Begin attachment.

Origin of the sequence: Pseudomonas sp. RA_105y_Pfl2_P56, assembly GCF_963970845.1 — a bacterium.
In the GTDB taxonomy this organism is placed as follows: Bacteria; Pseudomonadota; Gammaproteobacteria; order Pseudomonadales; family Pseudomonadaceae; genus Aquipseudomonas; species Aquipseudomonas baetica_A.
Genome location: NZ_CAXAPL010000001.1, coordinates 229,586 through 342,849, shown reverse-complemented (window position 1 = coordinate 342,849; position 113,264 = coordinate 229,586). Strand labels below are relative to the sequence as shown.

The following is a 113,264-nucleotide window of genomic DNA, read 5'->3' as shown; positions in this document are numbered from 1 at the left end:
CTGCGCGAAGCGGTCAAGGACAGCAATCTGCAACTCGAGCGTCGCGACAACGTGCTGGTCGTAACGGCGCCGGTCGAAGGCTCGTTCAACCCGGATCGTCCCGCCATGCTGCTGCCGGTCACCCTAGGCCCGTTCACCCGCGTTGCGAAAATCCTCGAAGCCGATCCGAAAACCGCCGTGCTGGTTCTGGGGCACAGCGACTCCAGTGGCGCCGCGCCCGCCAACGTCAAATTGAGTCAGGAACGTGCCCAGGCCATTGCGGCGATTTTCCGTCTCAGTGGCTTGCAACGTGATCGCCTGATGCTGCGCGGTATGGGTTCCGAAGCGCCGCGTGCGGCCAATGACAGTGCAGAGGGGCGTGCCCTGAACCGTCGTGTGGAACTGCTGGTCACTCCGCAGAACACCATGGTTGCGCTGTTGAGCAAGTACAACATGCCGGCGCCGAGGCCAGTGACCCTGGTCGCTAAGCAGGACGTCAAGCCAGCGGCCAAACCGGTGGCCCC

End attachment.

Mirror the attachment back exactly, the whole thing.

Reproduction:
Origin of the sequence: Pseudomonas sp. RA_105y_Pfl2_P56, assembly GCF_963970845.1 — a bacterium.
In the GTDB taxonomy this organism is placed as follows: Bacteria; Pseudomonadota; Gammaproteobacteria; order Pseudomonadales; family Pseudomonadaceae; genus Aquipseudomonas; species Aquipseudomonas baetica_A.
Genome location: NZ_CAXAPL010000001.1, coordinates 229,586 through 342,849, shown reverse-complemented (window position 1 = coordinate 342,849; position 113,264 = coordinate 229,586). Strand labels below are relative to the sequence as shown.

The following is a 113,264-nucleotide window of genomic DNA, read 5'->3' as shown; positions in this document are numbered from 1 at the left end:
CTGCGCGAAGCGGTCAAGGACAGCAATCTGCAACTCGAGCGTCGCGACAACGTGCTGGTCGTAACGGCGCCGGTCGAAGGCTCGTTCAACCCGGATCGTCCCGCCATGCTGCTGCCGGTCACCCTAGGCCCGTTCACCCGCGTTGCGAAAATCCTCGAAGCCGATCCGAAAACCGCCGTGCTGGTTCTGGGGCACAGCGACTCCAGTGGCGCCGCGCCCGCCAACGTCAAATTGAGTCAGGAACGTGCCCAGGCCATTGCGGCGATTTTCCGTCTCAGTGGCTTGCAACGTGATCGCCTGATGCTGCGCGGTATGGGTTCCGAAGCGCCGCGTGCGGCCAATGACAGTGCAGAGGGGCGTGCCCTGAACCGTCGTGTGGAACTGCTGGTCACTCCGCAGAACACCATGGTTGCGCTGTTGAGCAAGTACAACATGCCGGCGCCGAGGCCAGTGACCCTGGTCGCTAAGCAGGACGTCAAGCCAGCGGCCAAACCGGTGGCCCC